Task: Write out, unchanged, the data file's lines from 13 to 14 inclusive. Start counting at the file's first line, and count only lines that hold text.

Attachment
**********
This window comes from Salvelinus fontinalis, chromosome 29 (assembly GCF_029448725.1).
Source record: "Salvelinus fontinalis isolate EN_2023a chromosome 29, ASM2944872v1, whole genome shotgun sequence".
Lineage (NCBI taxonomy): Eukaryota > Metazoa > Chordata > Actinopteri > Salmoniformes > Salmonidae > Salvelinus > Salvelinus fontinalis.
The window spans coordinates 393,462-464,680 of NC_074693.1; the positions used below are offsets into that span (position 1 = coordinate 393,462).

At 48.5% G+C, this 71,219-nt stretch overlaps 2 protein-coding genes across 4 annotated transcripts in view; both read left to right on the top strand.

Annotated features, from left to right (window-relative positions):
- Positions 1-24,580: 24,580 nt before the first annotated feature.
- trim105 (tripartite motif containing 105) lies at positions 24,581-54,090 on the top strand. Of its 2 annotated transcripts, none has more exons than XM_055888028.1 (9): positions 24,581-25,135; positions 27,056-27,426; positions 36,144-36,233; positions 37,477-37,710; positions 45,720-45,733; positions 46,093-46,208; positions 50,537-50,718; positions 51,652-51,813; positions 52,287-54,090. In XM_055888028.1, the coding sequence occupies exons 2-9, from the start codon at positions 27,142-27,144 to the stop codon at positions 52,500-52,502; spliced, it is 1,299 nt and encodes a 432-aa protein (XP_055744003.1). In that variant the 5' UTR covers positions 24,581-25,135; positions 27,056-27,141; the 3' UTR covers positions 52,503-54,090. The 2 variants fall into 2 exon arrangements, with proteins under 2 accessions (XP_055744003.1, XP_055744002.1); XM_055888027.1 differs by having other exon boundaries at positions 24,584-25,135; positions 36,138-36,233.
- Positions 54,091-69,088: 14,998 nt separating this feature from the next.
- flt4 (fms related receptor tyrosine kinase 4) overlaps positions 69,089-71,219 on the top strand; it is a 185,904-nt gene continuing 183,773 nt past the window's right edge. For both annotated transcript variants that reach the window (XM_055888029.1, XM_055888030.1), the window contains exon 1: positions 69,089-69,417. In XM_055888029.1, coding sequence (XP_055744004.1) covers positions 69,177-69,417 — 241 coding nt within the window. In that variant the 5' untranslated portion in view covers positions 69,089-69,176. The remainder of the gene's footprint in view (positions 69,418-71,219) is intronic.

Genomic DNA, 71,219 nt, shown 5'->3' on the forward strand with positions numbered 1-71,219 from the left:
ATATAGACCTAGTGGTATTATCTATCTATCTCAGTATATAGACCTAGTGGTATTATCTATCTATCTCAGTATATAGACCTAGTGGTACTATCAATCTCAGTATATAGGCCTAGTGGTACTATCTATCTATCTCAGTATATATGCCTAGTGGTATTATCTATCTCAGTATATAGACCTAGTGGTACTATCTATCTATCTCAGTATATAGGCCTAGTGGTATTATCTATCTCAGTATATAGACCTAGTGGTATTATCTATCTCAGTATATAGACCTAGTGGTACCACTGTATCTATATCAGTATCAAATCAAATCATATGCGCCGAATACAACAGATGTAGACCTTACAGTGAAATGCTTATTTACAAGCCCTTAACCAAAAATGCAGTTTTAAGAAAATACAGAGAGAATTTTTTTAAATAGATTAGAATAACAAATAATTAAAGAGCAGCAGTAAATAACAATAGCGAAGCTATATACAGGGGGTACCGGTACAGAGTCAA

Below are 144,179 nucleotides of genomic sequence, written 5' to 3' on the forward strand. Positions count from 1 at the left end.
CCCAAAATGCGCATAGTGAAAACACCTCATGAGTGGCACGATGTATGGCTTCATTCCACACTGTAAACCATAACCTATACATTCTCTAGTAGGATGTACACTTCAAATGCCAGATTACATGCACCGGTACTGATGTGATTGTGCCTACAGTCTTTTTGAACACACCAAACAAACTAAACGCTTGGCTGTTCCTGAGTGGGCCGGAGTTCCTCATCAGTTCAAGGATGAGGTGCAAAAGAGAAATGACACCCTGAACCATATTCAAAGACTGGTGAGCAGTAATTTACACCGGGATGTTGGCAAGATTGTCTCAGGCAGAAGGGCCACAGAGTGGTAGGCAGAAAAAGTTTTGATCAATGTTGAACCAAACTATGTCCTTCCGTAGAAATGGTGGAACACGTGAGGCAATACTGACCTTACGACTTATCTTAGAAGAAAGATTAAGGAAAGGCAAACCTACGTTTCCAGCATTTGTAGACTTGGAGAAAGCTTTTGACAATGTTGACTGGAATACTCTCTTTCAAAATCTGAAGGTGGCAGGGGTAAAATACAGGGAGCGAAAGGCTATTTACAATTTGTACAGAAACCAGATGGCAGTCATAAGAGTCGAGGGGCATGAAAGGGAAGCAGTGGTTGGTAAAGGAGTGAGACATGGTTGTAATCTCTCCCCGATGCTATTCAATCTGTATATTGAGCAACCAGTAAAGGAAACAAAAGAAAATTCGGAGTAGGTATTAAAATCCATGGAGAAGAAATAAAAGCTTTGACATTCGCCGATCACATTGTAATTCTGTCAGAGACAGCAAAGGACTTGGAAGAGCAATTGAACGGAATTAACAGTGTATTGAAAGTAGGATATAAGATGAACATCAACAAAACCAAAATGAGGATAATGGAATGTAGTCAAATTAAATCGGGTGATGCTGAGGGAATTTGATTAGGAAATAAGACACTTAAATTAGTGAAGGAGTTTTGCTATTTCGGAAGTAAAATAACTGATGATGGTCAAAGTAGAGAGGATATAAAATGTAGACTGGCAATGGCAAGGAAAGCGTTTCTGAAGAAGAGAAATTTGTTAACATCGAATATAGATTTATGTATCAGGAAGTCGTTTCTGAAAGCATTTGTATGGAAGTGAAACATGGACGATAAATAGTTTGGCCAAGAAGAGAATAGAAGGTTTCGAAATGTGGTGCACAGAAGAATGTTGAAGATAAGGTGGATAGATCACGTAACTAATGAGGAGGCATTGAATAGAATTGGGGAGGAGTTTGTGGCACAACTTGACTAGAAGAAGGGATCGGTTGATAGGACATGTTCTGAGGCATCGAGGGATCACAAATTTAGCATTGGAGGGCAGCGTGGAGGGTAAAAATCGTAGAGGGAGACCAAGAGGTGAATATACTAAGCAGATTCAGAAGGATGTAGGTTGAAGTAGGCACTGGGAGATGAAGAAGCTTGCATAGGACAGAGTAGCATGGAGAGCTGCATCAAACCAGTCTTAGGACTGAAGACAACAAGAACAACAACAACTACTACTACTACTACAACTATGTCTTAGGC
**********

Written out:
Below are 144,179 nucleotides of genomic sequence, written 5' to 3' on the forward strand. Positions count from 1 at the left end.
CCCAAAATGCGCATAGTGAAAACACCTCATGAGTGGCACGATGTATGGCTTCATTCCACACTGTAAACCATAACCTATACATTCTCTAGTAGGATGTACACTTCAAATGCCAGATTACATGCACCGGTACTGATGTGATTGTGCCTACAGTCTTTTTGAACACACCAAACAAACTAAACGCTTGGCTGTTCCTGAGTGGGCCGGAGTTCCTCATCAGTTCAAGGATGAGGTGCAAAAGAGAAATGACACCCTGAACCATATTCAAAGACTGGTGAGCAGTAATTTACACCGGGATGTTGGCAAGATTGTCTCAGGCAGAAGGGCCACAGAGTGGTAGGCAGAAAAAGTTTTGATCAATGTTGAACCAAACTATGTCCTTCCGTAGAAATGGTGGAACACGTGAGGCAATACTGACCTTACGACTTATCTTAGAAGAAAGATTAAGGAAAGGCAAACCTACGTTTCCAGCATTTGTAGACTTGGAGAAAGCTTTTGACAATGTTGACTGGAATACTCTCTTTCAAAATCTGAAGGTGGCAGGGGTAAAATACAGGGAGCGAAAGGCTATTTACAATTTGTACAGAAACCAGATGGCAGTCATAAGAGTCGAGGGGCATGAAAGGGAAGCAGTGGTTGGTAAAGGAGTGAGACATGGTTGTAATCTCTCCCCGATGCTATTCAATCTGTATATTGAGCAACCAGTAAAGGAAACAAAAGAAAATTCGGAGTAGGTATTAAAATCCATGGAGAAGAAATAAAAGCTTTGACATTCGCCGATCACATTGTAATTCTGTCAGAGACAGCAAAGGACTTGGAAGAGCAATTGAACGGAATTAACAGTGTATTGAAAGTAGGATATAAGATGAACATCAACAAAACCAAAATGAGGATAATGGAATGTAGTCAAATTAAATCGGGTGATGCTGAGGGAATTTGATTAGGAAATAAGACACTTAAATTAGTGAAGGAGTTTTGCTATTTCGGAAGTAAAATAACTGATGATGGTCAAAGTAGAGAGGATATAAAATGTAGACTGGCAATGGCAAGGAAAGCGTTTCTGAAGAAGAGAAATTTGTTAACATCGAATATAGATTTATGTATCAGGAAGTCGTTTCTGAAAGCATTTGTATGGAAGTGAAACATGGACGATAAATAGTTTGGCCAAGAAGAGAATAGAAGGTTTCGAAATGTGGTGCACAGAAGAATGTTGAAGATAAGGTGGATAGATCACGTAACTAATGAGGAGGCATTGAATAGAATTGGGGAGGAGTTTGTGGCACAACTTGACTAGAAGAAGGGATCGGTTGATAGGACATGTTCTGAGGCATCGAGGGATCACAAATTTAGCATTGGAGGGCAGCGTGGAGGGTAAAAATCGTAGAGGGAGACCAAGAGGTGAATATACTAAGCAGATTCAGAAGGATGTAGGTTGAAGTAGGCACTGGGAGATGAAGAAGCTTGCATAGGACAGAGTAGCATGGAGAGCTGCATCAAACCAGTCTTAGGACTGAAGACAACAAGAACAACAACAACTACTACTACTACTACAACTATGTCTTAGGC